XIV
Preface
which corresponds precisely to that of the symplectic manifolds. On the
other hand, both may be viewed as pre-symplectic manifolds. Here the
connection will be given through the example of a contact manifold as the
surface of constant energy of a Hamiltonian system.
The fourth and fifth chapters will be a mix of further mathematical
constructions and their physical interpretations. This will begin with the
description of the moment map attached to the situation of a Lie group G
acting symplectically on a symplectic manifold such that every Hamiltonian
vector field is global Hamiltonian. This is a certain function
The most important examples of the moment maps are the Ad*-equivariant
ones, that is, those that satisfy a compatibility condition with respect to the
coadjoint representation Ad*. The first result of Chapter 4 is that for a sym-
plectic form uu = —dfi and a G invariant 1-form i? such an Ad*-equivariant
map can be constructed. This will then be applied to the cotangent bundle
T*Q, as well as to the tangent bundle TQ, where it will turn out that for
a regular Lagrangian function L G F(Q) the associated moment map is an
integral for the Lagrangian equation associated to L. As examples, we will
discuss the linear and angular momenta in the context of the formalism of
the moment map, and so make clear the reason for this choice of terminology.
Next, we describe symplectic reduction. Here, we are given a symplectic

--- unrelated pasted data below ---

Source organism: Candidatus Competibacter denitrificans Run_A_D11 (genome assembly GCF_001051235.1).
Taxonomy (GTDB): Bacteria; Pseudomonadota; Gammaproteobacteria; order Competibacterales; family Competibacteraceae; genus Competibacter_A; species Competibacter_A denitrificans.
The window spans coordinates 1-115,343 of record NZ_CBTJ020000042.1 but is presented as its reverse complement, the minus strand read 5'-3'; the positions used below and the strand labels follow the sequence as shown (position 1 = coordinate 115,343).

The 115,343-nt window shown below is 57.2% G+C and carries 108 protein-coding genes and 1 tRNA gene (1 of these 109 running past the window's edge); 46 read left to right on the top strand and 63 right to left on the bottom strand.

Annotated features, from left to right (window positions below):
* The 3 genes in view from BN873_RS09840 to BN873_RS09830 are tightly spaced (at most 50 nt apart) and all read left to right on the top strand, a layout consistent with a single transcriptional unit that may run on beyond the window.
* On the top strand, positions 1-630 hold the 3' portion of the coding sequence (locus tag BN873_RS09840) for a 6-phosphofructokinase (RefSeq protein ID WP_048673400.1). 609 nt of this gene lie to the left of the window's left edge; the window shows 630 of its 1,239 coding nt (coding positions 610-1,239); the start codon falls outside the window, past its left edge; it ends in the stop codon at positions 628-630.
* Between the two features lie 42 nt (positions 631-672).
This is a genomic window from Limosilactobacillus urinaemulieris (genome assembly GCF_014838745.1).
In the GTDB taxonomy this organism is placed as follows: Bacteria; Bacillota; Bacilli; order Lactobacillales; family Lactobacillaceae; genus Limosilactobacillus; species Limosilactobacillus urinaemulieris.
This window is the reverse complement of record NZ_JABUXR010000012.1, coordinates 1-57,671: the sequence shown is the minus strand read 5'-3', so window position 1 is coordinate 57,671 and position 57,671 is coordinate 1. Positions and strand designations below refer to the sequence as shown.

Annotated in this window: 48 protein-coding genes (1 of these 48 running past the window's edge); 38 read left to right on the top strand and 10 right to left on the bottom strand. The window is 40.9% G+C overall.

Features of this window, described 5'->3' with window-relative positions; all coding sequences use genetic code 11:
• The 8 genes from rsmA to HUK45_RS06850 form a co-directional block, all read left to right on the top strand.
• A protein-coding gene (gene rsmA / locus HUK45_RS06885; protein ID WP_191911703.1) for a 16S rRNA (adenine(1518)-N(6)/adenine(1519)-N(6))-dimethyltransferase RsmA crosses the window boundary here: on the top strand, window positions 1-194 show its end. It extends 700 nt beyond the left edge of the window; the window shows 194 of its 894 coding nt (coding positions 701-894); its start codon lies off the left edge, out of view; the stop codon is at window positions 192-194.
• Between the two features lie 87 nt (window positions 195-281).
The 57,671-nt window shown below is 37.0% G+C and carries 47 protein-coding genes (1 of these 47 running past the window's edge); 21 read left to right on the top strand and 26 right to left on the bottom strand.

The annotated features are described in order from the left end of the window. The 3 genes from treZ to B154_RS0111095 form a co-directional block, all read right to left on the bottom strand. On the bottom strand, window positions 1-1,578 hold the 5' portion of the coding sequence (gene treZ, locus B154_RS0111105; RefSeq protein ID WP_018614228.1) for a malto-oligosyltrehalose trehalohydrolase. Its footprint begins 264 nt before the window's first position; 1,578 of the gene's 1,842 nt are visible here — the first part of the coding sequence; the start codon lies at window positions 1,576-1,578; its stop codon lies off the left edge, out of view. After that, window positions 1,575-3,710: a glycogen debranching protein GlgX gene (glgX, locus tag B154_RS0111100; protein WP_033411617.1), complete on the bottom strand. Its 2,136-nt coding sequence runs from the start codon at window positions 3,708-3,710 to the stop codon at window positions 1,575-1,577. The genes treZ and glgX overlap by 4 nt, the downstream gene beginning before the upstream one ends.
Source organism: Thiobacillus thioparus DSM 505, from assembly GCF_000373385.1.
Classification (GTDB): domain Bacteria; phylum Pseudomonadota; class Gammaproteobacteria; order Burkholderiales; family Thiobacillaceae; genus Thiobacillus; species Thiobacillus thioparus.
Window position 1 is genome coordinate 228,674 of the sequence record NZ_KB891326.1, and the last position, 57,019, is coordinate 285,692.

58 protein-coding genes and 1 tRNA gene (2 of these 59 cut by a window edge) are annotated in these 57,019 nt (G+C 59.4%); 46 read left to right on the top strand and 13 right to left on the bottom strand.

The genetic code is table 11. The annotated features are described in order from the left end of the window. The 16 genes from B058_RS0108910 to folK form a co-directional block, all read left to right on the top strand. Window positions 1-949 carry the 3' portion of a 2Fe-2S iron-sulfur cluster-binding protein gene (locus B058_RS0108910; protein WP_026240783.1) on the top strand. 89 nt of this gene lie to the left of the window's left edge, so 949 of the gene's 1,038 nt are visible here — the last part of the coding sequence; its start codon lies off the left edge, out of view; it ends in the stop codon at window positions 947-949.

G-operation on M and an Ad*-equivariant moment map t ; under some
relatively easy-to-check conditions, for fi G 0*, the quotient
is again a symplectic manifold. This central result of Chapter 4 has many
applications, including the construction of further examples of symplectic
manifolds (in particular, we obtain other proofs that the projective space
Pn(C)
as well as the coadjoint orbits are symplectic). Another application is
the result of classical mechanics on the reduction of the number of variables
by the application of symmetry, leading to the appearance of some integrals
of the motion.
In the fifth and last chapter, we consider quantization', that is, the tran-
sition from classical mechanics to quantum mechanics, which leads to many
interesting mathematical questions. The first case to be considered is the
simplest: M
R2n
=
T*Rn.
In this case the important tools are the groups
SX2O&), 5p2n(lK0, the Heisenberg group Heis2n(IR) the Jacobi group G ^ R )
(as a semidirect product of the Heisenberg and symplectic groups) and their
associated Lie algebras. It will follow that quantization assigns to the poly-
nomials of degree less than or equal to 2 in the variables p and q of
R2n
an operator on
L2(M)
with the help of the Schrodinger representation of
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